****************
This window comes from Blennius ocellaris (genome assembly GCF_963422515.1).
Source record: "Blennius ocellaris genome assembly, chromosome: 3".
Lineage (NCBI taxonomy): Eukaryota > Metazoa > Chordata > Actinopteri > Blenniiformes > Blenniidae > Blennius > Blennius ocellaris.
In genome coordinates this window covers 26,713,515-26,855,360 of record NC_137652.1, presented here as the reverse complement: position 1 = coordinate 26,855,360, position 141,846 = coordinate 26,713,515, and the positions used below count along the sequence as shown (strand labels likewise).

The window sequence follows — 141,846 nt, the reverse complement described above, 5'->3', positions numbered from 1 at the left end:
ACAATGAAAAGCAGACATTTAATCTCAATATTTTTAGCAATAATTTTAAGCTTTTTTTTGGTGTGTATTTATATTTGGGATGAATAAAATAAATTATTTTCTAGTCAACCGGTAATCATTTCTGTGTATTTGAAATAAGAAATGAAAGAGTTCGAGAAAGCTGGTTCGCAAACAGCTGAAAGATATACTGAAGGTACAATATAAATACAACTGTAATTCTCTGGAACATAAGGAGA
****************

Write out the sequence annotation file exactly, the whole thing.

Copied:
This window comes from Blennius ocellaris (genome assembly GCF_963422515.1).
Source record: "Blennius ocellaris genome assembly, chromosome: 3".
Lineage (NCBI taxonomy): Eukaryota > Metazoa > Chordata > Actinopteri > Blenniiformes > Blenniidae > Blennius > Blennius ocellaris.
In genome coordinates this window covers 26,713,515-26,855,360 of record NC_137652.1, presented here as the reverse complement: position 1 = coordinate 26,855,360, position 141,846 = coordinate 26,713,515, and the positions used below count along the sequence as shown (strand labels likewise).

The window sequence follows — 141,846 nt, the reverse complement described above, 5'->3', positions numbered from 1 at the left end:
ACAATGAAAAGCAGACATTTAATCTCAATATTTTTAGCAATAATTTTAAGCTTTTTTTTGGTGTGTATTTATATTTGGGATGAATAAAATAAATTATTTTCTAGTCAACCGGTAATCATTTCTGTGTATTTGAAATAAGAAATGAAAGAGTTCGAGAAAGCTGGTTCGCAAACAGCTGAAAGATATACTGAAGGTACAATATAAATACAACTGTAATTCTCTGGAACATAAGGAGA